A 31-year veteran of the agency who worked his way to the top of the DOC, Quiros has been with the department from the “lock ’em up” ethos of the 1990s, to the ongoing criminal justice reforms demanded by state officials and advocates.

“I’ve seen our philosophy evolve from being tough on crime to a more holistic, thoughtful, restorative approach,” Quiros said. “This agency is part of who I am. And I believe with all I am that I can lead this department through its future challenges and the evolutions that I know we can embark on today.”

Citing the precipitous decline in the number of people in correctional facilities since the onset of the pandemic — there are about 3,300 fewer people behind bars, but racial disparities have slightly increased, and about 72% of the incarcerated population is Black or Hispanic — Quiros said he anticipated closing two correctional facilities in this budget year, once the pandemic is better under control and inmates and DOC staff are vaccinated. He plans to announce a prison closure by mid-February.

“I’m listening to just about everybody — from our unions, from our frontline staff, from the elected officials, from the advocacy groups — of which correctional facilities should shut down,” Quiros said, explaining that the only correctional facilities not under consideration for closure are the jails in Hartford, Bridgeport and New Haven, and York Correctional Institution, the state’s prison for women.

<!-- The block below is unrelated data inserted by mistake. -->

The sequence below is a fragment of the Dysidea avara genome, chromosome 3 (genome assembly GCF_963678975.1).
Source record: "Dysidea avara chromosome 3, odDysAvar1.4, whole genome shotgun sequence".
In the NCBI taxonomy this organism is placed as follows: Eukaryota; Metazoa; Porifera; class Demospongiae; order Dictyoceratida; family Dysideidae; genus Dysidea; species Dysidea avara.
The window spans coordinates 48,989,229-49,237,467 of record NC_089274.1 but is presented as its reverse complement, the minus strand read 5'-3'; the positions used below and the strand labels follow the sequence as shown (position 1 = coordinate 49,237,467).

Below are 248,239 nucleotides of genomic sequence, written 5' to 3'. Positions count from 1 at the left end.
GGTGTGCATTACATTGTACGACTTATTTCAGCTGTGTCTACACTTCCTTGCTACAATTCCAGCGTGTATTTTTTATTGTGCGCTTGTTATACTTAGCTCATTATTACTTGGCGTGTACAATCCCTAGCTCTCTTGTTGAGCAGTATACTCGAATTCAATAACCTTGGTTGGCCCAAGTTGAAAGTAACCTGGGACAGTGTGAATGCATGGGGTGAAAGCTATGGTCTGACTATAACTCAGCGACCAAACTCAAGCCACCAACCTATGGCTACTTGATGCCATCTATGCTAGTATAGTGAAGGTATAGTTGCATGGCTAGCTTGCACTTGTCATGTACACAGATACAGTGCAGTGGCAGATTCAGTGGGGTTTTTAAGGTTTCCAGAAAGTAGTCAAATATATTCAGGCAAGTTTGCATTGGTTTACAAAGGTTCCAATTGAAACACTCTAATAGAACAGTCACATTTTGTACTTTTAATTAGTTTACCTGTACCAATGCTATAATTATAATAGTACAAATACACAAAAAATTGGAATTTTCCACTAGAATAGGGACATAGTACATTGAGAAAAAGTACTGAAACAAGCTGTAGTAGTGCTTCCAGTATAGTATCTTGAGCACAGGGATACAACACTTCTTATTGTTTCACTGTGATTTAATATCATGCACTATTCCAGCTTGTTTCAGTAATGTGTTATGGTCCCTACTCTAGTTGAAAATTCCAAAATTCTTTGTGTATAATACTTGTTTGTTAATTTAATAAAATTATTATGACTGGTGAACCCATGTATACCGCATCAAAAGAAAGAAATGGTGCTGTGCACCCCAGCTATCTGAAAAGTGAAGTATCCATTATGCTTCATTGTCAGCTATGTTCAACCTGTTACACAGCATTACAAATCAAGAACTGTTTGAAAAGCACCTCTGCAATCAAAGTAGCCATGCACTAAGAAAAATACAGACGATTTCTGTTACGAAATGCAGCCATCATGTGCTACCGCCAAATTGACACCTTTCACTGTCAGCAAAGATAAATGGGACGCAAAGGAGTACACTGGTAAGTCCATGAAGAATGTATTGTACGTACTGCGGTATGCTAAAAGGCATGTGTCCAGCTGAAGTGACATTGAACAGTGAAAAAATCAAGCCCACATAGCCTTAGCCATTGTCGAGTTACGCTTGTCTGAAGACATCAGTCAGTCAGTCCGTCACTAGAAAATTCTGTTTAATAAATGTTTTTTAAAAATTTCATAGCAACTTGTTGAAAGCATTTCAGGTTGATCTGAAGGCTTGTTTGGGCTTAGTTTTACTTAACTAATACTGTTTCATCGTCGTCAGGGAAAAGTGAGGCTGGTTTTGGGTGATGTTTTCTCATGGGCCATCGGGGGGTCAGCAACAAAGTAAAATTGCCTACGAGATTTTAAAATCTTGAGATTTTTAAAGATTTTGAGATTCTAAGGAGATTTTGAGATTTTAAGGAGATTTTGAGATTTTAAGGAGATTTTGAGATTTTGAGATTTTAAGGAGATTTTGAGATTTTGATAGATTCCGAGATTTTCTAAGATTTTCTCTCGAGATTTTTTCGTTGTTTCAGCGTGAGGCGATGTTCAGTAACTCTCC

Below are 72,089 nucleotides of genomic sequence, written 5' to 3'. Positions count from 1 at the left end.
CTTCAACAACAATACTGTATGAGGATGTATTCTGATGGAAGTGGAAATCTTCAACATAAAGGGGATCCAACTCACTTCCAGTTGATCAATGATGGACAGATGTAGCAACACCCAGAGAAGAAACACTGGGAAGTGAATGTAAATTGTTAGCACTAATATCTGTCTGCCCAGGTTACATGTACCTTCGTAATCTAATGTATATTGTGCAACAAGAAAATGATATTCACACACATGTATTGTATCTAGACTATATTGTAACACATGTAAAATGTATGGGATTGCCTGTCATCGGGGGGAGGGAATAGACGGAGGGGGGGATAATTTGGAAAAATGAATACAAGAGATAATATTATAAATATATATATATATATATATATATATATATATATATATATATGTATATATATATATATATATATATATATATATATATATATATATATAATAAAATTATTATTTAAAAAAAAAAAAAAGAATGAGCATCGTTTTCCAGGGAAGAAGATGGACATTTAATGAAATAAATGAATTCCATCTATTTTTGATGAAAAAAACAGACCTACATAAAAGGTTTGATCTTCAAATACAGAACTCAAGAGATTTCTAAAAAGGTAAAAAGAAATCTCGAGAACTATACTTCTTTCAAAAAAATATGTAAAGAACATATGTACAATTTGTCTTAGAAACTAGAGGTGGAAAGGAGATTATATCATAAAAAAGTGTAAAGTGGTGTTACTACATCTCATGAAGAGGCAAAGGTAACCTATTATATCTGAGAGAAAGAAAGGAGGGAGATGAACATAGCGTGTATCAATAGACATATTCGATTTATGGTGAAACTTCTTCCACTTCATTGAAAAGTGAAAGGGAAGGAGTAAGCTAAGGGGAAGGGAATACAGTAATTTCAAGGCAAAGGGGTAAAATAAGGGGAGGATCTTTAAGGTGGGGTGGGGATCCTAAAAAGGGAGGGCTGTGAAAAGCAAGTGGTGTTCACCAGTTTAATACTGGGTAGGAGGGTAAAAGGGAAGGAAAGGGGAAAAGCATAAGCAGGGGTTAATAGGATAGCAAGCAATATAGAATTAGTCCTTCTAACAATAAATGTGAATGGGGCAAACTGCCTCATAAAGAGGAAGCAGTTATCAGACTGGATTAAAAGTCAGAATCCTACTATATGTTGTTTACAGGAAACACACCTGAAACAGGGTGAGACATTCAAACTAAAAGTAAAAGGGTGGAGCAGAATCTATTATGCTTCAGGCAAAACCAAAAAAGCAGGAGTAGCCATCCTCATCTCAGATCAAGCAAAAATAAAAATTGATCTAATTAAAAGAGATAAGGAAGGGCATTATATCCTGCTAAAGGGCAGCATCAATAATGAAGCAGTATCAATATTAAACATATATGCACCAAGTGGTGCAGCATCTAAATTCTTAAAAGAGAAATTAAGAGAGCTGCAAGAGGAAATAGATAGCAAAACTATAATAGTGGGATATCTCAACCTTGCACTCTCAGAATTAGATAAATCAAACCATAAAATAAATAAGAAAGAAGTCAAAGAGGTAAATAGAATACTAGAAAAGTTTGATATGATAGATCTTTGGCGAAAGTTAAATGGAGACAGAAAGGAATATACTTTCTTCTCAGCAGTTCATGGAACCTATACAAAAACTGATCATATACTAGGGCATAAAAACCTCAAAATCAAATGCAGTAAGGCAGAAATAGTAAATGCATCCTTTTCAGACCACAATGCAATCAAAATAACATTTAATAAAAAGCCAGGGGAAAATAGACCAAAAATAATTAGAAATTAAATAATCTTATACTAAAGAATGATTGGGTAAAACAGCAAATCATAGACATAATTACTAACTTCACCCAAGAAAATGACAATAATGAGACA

More prison closures will be considered in the future, Quiros said, depending on continued COVID-19 infection rates in correctional facilities and whether arrests increase after Quiros closes two prisons.

Quiros is the former warden of York Correctional Institution, the state’s women’s prison, and Northern Correctional Institution, the most secure prison in the state.

Northern has been the target of advocates’ ire for years. The United Nations has said the solitary confinement at the Somers prison could amount to torture.

Quiros pledged to reform the DOC’s “restrictive status program, to reduce unnecessary restrictions, while providing more rehabilitative programming in a matter that continues to prioritize the safety and security of our staff and the incarcerated population” once the pandemic is over.

Northern’s population has fallen dramatically since it opened in 1995. Earlier this month, the “Justice Reinvestment Coalition” — a group of prison health care workers, mental health workers and advocates for the incarcerated — called on officials to close Northern and reallocate money toward mental health services, housing and employment for incarcerated people to address root causes of crime.